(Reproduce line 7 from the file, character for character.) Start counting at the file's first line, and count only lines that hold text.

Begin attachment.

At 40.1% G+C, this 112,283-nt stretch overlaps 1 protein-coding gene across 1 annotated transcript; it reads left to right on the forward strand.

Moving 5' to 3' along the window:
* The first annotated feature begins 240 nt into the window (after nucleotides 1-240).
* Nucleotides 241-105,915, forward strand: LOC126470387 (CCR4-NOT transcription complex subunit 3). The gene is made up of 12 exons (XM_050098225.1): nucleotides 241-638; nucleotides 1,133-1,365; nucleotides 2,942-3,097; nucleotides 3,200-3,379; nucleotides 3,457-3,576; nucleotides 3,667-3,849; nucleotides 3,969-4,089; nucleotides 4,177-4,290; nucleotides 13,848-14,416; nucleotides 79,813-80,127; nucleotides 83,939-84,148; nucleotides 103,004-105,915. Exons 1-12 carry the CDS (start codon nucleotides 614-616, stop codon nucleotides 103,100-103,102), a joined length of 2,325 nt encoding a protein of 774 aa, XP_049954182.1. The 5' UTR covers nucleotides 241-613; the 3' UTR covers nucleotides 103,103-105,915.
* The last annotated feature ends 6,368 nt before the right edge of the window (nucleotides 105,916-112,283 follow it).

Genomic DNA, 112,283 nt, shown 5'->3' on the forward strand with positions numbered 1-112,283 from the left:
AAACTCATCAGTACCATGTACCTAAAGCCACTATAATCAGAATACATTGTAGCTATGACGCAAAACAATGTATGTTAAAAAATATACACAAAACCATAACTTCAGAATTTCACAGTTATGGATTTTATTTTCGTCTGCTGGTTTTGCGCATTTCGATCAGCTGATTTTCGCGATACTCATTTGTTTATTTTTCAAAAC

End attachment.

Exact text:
AAACTCATCAGTACCATGTACCTAAAGCCACTATAATCAGAATACATTGTAGCTATGACGCAAAACAATGTATGTTAAAAAATATACACAAAACCATAACTTCAGAATTTCACAGTTATGGATTTTATTTTCGTCTGCTGGTTTTGCGCATTTCGATCAGCTGATTTTCGCGATACTCATTTGTTTATTTTTCAAAAC